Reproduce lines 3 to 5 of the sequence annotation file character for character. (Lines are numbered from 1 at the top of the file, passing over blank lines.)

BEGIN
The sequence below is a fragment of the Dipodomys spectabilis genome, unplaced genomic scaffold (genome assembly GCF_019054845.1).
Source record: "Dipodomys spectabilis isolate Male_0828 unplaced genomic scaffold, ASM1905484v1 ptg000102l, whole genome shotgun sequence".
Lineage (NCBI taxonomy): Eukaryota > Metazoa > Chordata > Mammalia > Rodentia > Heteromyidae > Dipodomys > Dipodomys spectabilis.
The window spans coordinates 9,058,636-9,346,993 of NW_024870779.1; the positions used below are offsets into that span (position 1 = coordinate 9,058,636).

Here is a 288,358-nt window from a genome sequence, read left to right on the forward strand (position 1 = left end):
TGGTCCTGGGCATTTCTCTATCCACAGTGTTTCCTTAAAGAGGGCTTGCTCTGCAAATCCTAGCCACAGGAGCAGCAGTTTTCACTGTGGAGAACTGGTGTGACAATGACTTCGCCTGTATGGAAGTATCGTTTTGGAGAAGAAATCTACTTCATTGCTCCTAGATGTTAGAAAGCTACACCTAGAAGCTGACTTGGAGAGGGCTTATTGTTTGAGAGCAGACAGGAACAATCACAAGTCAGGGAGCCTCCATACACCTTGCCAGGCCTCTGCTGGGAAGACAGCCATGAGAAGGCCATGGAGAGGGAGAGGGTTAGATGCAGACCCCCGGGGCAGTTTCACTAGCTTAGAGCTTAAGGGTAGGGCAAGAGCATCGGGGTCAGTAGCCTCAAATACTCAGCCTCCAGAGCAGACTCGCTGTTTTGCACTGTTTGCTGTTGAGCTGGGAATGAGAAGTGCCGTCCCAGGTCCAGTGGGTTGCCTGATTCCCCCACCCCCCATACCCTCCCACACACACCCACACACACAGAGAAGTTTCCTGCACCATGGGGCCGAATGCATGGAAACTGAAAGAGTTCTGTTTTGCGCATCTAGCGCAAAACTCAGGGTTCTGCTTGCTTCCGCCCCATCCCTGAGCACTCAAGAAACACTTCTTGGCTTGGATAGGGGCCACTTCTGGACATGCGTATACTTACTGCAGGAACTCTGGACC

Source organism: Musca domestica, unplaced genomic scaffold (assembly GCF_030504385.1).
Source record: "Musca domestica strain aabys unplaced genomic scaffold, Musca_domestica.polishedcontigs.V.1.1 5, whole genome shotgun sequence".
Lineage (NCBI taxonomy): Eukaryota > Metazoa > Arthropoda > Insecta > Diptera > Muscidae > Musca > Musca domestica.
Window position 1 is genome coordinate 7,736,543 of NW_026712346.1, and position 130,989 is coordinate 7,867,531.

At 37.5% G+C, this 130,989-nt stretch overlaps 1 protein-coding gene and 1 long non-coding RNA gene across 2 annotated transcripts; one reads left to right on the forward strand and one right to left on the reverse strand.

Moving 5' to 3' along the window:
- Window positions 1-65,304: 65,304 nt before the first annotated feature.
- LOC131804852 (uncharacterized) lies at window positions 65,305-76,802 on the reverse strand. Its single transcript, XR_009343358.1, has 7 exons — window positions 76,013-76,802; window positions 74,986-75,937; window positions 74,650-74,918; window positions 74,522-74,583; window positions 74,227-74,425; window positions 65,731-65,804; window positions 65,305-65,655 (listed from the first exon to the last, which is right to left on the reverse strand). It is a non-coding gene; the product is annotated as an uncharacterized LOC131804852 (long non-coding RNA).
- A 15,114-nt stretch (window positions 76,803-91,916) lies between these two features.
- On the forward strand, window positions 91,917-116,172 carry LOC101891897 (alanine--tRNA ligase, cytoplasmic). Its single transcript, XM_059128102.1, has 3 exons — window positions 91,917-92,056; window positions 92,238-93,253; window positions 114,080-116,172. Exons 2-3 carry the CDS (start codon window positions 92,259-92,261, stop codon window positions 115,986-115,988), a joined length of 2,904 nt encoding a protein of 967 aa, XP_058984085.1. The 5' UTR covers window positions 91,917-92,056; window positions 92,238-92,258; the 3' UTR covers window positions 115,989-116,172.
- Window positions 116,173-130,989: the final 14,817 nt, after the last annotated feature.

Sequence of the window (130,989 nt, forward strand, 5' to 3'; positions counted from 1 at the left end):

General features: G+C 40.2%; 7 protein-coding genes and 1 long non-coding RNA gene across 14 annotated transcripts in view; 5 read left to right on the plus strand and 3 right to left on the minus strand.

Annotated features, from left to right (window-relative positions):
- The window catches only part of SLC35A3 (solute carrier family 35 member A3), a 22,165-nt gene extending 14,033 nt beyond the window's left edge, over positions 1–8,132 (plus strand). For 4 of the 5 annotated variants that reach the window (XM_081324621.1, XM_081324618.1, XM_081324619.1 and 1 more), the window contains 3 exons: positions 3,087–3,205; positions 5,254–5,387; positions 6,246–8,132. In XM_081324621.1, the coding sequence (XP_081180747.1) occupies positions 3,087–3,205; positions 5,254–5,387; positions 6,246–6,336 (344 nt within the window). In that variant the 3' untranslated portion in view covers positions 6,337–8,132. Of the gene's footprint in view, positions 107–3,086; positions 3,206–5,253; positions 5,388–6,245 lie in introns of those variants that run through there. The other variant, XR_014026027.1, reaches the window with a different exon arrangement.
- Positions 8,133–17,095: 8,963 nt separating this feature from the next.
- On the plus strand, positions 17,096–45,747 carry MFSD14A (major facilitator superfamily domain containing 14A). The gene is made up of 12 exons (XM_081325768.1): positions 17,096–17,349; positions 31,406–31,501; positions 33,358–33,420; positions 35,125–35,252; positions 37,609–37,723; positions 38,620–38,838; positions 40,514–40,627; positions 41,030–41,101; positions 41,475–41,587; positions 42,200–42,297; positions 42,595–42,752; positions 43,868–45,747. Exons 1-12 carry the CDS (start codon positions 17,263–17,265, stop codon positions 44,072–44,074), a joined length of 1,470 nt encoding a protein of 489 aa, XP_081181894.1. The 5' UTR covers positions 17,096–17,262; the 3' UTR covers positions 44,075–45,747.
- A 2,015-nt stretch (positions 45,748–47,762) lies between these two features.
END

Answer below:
Lineage (NCBI taxonomy): Eukaryota > Metazoa > Chordata > Mammalia > Rodentia > Heteromyidae > Dipodomys > Dipodomys spectabilis.
The window spans coordinates 9,058,636-9,346,993 of NW_024870779.1; the positions used below are offsets into that span (position 1 = coordinate 9,058,636).

Here is a 288,358-nt window from a genome sequence, read left to right on the forward strand (position 1 = left end):